about 5 months ago

Facebook Fallout, Facts and Frenzy

flink Human Subject Review (160 comments)

I haven't seen a human subject review or impact statement mentioned in any of these /. articles. Did Facebook even do one before proceeding with this research? If so was it reviewed by an ethics panel before they proceeded with the experiment? If not, then they should definitely be held responsible for any negative outcomes.

about 5 months ago

Bug In Fire TV Screensaver Tears Through 250 GB Data Cap

flink Re:Similar bug in iOS (349 comments)

It probably creates a backup image of the current working firmware in the 4GB so if the update fails it can roll back instead of requiring a complete restore or bricking your device.

about 5 months ago

New Chemical Process Could Make Ammonia a Practical Car Fuel

flink Re: waste of time (380 comments)

And on the other side of things is the "no central planning at all, ever" which gave us the streets of the Metro Boston area.

1 hour to travel 25 miles. Realize the joy. Live it. Join my commute.

I fell your pain. JP to Cambridge/Watertown, surface roads all the way.

about 5 months ago

US Agency Aims To Regulate Map Aids In Vehicles

flink Re:Overreach much? (216 comments)

My 2006 buick detects if someone is not wearing a seatbelt and turns off the passenger side airbag if no one is in the passenger seat

.....WHY??? Sure, it might be unnecessary if no one is sitting there, but what possible benefit is conferred by disabling an airbag?

It might be a child safety thing. An airbag can kill someone below a certain size, especially if they are not wearing a seat belt, so it's likely programmed to disable itself if there is less than e.g. 80 lbs in the passenger seat, or if the belt is not buckled. In those scenarios an airbag deploying would do more harm than good by turning an otherwise low risk slow speed crash into potentially fatal one.

about 5 months ago

"Smart" Gun Seller Gets the Wrong Kind of Online Attention

flink Re:Gun nuts (1374 comments)

to be honest, I'm really surprised by the absolutist nature of gun nuts. Many people are uncomfortable with guns in their communities. instead of rallying against any moderation or worse like in the summary threatening people, find ways to compromise and come to consensus. it doesn't have to be black or white.

I'm someone who would like to see a whole lot less weaponry in our society, but I'm still on the side of the "gun nuts" because as much as I am not a fan of the proliferation of firearms, I'm even less of a fan of abridging the constitution. If people are serious about gun control, lobby to have the 2nd amendment stricken or altered, but don't try to weasel around it legislatively.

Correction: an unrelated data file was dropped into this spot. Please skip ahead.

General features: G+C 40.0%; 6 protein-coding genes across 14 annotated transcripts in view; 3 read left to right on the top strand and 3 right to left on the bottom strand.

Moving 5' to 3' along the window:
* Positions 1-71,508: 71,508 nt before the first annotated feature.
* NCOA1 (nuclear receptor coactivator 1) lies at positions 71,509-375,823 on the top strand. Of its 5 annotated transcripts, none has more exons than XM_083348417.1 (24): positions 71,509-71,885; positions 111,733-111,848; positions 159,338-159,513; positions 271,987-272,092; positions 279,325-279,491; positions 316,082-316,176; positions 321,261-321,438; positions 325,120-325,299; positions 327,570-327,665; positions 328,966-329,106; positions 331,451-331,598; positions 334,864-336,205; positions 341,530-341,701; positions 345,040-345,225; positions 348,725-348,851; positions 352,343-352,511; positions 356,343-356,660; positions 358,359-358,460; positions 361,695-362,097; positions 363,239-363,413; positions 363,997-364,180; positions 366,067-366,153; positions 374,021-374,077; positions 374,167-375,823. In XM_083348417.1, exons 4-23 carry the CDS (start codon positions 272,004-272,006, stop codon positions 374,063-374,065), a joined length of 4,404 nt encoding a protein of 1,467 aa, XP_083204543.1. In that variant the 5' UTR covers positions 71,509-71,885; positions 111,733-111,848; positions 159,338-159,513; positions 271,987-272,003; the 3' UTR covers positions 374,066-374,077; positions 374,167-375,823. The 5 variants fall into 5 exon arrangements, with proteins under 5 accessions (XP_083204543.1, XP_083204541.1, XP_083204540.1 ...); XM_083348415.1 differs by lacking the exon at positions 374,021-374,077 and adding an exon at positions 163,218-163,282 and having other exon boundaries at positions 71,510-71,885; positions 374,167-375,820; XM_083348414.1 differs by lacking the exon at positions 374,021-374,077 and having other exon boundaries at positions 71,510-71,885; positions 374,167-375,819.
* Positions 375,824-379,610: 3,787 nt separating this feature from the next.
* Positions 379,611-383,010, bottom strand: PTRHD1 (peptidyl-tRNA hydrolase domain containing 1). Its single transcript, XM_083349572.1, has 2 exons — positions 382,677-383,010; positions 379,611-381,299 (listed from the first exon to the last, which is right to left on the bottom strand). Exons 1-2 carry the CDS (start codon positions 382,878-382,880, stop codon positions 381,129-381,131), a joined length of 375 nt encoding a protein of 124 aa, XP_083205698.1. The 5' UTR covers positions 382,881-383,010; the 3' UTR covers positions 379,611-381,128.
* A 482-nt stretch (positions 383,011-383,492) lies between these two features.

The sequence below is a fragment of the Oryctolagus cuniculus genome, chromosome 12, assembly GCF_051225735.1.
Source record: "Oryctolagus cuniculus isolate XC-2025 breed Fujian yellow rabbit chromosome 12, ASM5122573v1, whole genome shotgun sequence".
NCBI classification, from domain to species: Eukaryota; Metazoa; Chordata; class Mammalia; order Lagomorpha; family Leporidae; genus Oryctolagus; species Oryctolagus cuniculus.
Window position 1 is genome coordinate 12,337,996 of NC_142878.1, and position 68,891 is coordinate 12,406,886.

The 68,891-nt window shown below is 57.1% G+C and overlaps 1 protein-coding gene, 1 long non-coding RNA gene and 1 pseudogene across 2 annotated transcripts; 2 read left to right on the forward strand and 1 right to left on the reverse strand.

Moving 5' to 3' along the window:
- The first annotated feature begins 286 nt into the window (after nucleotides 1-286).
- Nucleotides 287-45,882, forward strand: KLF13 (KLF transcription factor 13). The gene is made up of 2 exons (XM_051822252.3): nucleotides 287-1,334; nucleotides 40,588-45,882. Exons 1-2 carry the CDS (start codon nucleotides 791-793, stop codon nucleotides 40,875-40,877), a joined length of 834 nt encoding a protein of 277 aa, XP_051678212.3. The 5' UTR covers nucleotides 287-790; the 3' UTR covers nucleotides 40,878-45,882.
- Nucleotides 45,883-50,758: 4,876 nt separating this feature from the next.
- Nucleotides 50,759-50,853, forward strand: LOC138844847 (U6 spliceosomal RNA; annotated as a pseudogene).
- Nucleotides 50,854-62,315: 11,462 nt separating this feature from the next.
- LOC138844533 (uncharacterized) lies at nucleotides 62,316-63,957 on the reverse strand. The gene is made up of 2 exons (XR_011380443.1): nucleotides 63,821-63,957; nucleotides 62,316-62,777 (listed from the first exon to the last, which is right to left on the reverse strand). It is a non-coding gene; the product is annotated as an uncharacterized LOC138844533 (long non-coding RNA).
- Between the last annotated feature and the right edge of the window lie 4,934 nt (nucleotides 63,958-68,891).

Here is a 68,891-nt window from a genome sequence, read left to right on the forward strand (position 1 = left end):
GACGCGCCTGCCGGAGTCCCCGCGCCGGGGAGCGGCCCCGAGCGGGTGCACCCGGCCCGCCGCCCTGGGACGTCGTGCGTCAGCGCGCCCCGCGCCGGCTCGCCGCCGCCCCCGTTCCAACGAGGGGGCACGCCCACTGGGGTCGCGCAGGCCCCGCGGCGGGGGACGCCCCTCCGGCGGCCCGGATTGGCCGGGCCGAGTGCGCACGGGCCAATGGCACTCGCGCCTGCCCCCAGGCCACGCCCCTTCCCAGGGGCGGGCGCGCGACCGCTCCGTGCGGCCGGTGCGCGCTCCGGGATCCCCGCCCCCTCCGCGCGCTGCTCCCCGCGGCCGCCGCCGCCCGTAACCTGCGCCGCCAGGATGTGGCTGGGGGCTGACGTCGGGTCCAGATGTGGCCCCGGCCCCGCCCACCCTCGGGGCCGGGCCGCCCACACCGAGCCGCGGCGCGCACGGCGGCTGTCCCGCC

I personally feel that the 2nd amendment is somewhat of an anachronism, but part of living in a democratic society means putting up with laws you don't agree with. If we don't defend the 2nd so long as it is the law of the land, we can hardly complain when the 1st or 4th amendments are weakened as well.

about 7 months ago

Microsoft Confirms It Is Dropping Windows 8.1 Support

flink Re:Bullet, meet foot (575 comments)

The graphics drivers for OSX are crap, at least for ATI. I get about double the framerate for the same game if I boot into Windows using the vendor's drivers vs running it in OSX where I'm stuck with Apple's.

about 7 months ago

Walmart Unveils Turbine-Powered WAVE Concept Truck

flink Re:Why so many trucks? Why not railroads (242 comments)

Also consider that while a large truck does carry a significant amount of weight, they also distribute it over a significantly larger contact patch. While I will grant you that load on the asphalt is still higher than most cars, it's not nearly as straight forward as one might think. If someone with more time could google a comparison, that would be very enlightening.

Damage done to the road rises exponentially with the load. The rule of thumb is damage to the road is proportional to (gross weight / # axles)^4. A single fully loaded tractor trailer can do as much damage to a road as 1000 passenger cars. So I don't know if the higher fuel tax trucks pay completely offsets the additional wear they put on the roads.

See http://www.pavementinteractive...

about 9 months ago